Turkey, Iran shake hands on joint mechanism with Russia in Idlib

YUNUS PAKSOY @yunuspaksoy
ANKARA
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Iranian Foreign Minister Mohammed Javad Zarif (L), Russian Foreign Minister Sergey Lavrov (C) and Turkey's Foreign Minister Mevlüt Çavuşoğlu at a joint news conference after their talks of in Moscow.
Iranian Foreign Minister Mohammed Javad Zarif (L), Russian Foreign Minister Sergey Lavrov (C) and Turkey's Foreign Minister Mevlüt Çavuşoğlu at a joint news conference after their talks of in Moscow.

Amid the U.S.'s alleged preparation of a military offensive on İdlib, Syria, Ankara, Tehran and Moscow are gearing up joint efforts to find a way that favors the three countries that started the Astana talks to solve the problem

Iranian Chief of Staff Gen. Mohammad Hossein Bagheri's meetings with Chief of General Staff Gen. Hulusi Akar and President Recep Tayyip Erdoğan during his three-day visit to Ankara are expected to bear concrete results in Idlib, Syria as the ball is now in the court of experts from the respective countries to discuss minor details, senior diplomatic sources in Ankara told Daily Sabah.

The Turkish and Iranian military chiefs in their meeting in Ankara earlier this week shook hands on a joint de-escalation zone mechanism in Idlib, which would also include the Russian military, high level sources said. The generals came to a mutual understanding for the controversial Syrian town to "easily sort out the issue."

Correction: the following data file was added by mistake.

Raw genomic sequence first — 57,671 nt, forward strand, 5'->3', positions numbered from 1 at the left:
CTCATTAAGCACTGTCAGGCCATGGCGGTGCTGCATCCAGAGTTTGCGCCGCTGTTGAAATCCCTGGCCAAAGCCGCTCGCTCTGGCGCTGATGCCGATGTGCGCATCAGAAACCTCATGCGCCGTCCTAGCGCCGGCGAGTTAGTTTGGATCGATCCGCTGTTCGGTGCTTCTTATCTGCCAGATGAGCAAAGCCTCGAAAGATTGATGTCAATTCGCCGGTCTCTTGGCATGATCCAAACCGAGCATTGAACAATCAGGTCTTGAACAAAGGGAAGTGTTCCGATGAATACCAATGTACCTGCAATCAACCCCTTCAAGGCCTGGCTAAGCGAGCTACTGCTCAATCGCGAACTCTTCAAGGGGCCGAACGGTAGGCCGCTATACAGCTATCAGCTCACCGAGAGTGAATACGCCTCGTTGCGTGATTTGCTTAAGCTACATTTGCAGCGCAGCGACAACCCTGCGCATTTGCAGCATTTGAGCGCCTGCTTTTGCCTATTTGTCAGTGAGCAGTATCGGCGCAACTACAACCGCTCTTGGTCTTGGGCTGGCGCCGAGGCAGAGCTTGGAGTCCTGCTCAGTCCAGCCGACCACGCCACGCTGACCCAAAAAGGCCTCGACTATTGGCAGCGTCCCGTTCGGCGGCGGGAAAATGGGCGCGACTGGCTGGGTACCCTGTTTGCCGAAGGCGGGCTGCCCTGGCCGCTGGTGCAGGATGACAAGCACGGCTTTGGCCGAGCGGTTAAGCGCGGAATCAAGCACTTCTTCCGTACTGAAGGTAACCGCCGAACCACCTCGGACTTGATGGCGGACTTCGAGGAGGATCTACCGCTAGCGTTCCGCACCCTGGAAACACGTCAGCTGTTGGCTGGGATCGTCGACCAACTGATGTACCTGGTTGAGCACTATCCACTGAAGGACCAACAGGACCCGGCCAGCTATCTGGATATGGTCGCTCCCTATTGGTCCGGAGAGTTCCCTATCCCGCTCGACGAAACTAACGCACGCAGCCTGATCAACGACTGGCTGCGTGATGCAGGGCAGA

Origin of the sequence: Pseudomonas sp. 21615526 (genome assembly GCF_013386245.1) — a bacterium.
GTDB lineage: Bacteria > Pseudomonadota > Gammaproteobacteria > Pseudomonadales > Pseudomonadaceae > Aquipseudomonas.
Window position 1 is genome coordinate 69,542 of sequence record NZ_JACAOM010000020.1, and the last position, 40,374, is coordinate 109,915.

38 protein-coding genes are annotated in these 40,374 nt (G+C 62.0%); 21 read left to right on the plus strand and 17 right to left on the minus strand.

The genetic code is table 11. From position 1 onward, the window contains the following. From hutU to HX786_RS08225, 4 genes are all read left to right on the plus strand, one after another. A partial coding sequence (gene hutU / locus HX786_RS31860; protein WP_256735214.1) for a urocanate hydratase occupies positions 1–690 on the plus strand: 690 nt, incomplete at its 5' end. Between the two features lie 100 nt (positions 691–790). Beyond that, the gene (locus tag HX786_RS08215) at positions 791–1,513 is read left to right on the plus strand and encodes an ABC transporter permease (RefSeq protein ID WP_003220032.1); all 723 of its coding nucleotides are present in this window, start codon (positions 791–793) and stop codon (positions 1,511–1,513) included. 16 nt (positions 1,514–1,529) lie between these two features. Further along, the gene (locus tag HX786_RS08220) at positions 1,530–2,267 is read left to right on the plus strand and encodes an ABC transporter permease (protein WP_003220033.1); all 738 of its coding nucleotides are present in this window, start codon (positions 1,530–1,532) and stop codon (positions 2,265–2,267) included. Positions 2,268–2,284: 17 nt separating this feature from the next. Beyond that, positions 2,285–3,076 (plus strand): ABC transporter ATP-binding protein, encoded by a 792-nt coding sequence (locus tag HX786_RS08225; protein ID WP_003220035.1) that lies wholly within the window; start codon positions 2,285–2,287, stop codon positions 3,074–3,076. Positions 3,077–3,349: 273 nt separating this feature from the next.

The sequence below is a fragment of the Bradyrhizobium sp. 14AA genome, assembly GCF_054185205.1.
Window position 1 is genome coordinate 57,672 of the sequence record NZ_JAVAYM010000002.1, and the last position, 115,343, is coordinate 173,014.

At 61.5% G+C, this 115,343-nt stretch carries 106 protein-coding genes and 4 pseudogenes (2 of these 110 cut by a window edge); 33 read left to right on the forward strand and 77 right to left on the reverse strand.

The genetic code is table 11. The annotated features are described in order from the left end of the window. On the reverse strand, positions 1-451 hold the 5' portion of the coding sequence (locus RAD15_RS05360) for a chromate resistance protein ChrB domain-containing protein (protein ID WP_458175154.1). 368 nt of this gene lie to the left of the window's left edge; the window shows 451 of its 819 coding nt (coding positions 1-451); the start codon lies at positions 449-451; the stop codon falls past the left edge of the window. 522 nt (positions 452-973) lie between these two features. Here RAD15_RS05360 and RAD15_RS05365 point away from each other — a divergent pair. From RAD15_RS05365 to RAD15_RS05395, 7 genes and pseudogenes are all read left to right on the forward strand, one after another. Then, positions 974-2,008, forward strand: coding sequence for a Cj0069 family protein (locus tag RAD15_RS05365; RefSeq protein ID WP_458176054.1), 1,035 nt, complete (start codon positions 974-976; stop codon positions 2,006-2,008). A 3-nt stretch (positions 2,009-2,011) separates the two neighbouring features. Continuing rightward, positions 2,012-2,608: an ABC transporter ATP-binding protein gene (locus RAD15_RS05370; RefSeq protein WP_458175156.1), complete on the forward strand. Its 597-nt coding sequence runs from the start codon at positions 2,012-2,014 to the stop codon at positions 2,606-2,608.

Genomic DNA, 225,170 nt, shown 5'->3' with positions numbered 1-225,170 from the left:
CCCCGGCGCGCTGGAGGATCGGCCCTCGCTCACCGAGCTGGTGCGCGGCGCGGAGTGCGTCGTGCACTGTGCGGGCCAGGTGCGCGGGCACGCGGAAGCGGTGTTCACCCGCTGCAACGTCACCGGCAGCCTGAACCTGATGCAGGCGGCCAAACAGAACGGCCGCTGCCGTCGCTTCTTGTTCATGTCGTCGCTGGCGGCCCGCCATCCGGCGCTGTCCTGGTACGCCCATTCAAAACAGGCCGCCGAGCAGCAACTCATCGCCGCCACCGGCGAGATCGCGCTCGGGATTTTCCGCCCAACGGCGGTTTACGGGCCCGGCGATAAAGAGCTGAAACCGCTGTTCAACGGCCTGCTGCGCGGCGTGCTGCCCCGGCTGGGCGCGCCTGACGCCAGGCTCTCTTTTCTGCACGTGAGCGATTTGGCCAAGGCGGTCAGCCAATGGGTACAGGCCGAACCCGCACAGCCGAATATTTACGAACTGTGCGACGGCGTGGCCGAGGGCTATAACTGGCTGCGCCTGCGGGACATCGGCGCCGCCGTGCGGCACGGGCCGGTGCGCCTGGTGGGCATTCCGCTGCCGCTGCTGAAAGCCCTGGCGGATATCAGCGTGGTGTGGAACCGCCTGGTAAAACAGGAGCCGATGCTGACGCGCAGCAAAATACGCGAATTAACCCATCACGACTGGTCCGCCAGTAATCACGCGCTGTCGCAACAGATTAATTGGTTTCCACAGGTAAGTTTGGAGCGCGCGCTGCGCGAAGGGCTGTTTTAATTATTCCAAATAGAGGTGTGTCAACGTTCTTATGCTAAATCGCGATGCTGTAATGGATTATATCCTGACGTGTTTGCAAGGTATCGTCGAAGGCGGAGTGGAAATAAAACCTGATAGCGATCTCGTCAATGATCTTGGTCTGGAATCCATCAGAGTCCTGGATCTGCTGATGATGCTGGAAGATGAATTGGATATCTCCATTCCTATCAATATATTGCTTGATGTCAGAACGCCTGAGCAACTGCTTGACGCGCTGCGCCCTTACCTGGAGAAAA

Ankara, Tehran and the Kremlin have recently ramped up joint efforts to find a way out in Idlib after the United States signaled an offensive on the town on the grounds that it has become home to al-Qaida-affiliated groups. Following the unprecedented visit by the Iranian chief of staff, the Russian chief of staff will now pay a visit to Turkey in the near future, Foreign Minister Mevlüt Çavuşoğlu said on Wednesday.The sources stressed that even though Ankara and Tehran are on the same page regarding Idlib, experts from all three countries will work on the details of the three-way mechanism. "What mattered in the meetings was that there is a will from all three sides to take action," one said.

The tensions concerning Idlib quickly escalated after the U.S. special envoy for global coalition to counter Daesh, Brett McGurk, contended that the town has become a hotbed for al-Qaida terrorists. Speaking at a panel on U.S. President Donald Trump's fight against terrorism in the Middle East Institute in Washington on July 30, McGurk said: "Idlib has turned into a safe zone for al-Qaida terrorists on the Turkish border."

"A three-sided mechanism in Idlib would work out well because both Iran and Russia are against the PKK-affiliated PYD's [Democratic Union Party] cantons just like Turkey, and these three countries' cooperation to a great extent in trying to establish de-escalation zones," Ahmet Uysal, the head of the Ankara-based Center for Iranian Studies (IRAM) think tank, said.